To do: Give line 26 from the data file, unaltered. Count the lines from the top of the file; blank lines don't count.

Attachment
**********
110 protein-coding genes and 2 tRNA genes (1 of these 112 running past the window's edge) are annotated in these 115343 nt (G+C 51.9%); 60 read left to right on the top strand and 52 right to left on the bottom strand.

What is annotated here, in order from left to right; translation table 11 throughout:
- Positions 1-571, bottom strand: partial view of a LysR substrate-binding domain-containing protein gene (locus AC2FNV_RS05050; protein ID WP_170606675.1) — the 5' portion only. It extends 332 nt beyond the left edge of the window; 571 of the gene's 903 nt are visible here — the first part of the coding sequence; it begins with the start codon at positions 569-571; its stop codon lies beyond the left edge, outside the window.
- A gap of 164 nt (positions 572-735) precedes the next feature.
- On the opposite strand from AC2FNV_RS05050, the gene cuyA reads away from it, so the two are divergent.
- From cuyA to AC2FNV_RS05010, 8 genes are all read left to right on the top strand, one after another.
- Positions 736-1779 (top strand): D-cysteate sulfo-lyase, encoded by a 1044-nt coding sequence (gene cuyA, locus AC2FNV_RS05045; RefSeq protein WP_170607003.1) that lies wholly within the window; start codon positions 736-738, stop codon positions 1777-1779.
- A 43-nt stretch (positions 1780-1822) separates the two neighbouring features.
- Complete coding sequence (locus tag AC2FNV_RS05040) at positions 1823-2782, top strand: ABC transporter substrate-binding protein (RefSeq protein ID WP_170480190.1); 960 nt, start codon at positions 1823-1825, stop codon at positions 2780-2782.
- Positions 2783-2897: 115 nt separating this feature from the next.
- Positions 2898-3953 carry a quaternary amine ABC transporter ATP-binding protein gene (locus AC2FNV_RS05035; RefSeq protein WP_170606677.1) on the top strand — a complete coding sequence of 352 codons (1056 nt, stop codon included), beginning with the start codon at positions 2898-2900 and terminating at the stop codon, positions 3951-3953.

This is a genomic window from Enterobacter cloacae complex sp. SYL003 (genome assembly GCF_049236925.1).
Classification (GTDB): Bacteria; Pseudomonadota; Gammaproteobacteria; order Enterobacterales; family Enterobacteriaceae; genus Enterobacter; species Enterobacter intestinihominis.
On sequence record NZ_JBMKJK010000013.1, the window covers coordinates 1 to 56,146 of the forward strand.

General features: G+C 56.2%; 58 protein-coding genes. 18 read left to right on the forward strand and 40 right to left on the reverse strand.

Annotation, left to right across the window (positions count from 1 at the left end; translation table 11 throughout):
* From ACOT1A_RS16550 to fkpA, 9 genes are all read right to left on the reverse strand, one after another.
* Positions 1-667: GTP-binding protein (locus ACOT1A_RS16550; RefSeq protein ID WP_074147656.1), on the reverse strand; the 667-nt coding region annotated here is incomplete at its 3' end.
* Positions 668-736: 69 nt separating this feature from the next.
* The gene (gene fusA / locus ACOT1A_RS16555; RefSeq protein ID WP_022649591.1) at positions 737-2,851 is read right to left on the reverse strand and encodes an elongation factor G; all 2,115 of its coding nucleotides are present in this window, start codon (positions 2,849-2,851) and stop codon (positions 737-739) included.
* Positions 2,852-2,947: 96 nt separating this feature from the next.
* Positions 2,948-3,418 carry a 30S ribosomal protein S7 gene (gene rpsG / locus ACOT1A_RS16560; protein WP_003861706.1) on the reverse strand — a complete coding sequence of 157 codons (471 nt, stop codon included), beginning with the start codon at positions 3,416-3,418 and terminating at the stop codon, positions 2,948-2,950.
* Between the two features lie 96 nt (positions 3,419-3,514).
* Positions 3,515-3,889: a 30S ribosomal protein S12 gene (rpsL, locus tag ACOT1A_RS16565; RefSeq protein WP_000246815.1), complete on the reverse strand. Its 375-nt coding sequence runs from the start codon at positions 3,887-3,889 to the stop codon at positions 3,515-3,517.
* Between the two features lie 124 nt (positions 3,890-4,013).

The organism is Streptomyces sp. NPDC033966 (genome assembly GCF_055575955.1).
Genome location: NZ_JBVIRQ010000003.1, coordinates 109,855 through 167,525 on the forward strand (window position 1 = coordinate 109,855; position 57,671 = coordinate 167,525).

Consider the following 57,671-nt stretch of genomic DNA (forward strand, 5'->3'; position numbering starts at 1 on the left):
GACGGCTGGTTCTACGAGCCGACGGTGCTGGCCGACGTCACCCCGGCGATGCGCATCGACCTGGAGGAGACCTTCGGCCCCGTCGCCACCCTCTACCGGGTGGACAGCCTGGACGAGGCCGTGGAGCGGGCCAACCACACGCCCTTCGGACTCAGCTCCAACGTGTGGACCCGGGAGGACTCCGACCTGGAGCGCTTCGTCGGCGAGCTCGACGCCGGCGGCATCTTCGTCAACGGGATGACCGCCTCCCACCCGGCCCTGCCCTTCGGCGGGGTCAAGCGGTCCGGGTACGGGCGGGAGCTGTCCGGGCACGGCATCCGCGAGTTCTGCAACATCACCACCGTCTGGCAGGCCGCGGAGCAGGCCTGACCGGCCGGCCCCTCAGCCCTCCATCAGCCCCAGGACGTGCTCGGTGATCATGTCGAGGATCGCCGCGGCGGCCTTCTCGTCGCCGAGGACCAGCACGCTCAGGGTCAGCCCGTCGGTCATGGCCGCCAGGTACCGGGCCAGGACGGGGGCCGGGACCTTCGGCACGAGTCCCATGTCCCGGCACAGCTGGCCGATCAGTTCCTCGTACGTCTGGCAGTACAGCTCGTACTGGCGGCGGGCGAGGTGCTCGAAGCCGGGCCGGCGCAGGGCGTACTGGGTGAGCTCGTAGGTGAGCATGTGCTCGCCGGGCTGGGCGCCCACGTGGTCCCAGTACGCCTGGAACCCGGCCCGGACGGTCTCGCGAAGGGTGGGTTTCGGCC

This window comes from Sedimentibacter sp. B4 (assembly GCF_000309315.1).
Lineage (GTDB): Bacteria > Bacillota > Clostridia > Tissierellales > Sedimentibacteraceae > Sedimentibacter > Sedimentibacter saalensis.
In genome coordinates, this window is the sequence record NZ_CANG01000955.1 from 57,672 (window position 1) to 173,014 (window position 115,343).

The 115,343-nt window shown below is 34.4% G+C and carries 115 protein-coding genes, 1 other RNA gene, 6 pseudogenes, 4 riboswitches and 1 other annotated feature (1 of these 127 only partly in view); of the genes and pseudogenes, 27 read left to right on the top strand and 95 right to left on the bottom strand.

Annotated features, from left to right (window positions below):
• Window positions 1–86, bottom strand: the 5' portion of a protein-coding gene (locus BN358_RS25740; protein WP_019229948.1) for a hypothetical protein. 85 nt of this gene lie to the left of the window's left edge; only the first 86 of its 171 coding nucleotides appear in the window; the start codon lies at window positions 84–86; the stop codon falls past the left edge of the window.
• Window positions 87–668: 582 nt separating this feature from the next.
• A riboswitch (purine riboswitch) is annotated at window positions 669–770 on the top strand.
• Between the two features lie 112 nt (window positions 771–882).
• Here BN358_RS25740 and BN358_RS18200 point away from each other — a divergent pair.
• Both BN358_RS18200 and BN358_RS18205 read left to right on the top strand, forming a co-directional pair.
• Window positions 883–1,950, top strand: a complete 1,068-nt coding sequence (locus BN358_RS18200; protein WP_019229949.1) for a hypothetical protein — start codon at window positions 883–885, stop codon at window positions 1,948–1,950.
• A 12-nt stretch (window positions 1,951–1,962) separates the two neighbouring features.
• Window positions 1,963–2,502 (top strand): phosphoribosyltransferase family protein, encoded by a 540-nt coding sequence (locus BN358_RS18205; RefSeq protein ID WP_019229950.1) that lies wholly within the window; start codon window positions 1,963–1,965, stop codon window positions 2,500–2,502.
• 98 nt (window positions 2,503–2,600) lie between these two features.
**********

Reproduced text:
The organism is Streptomyces sp. NPDC033966 (genome assembly GCF_055575955.1).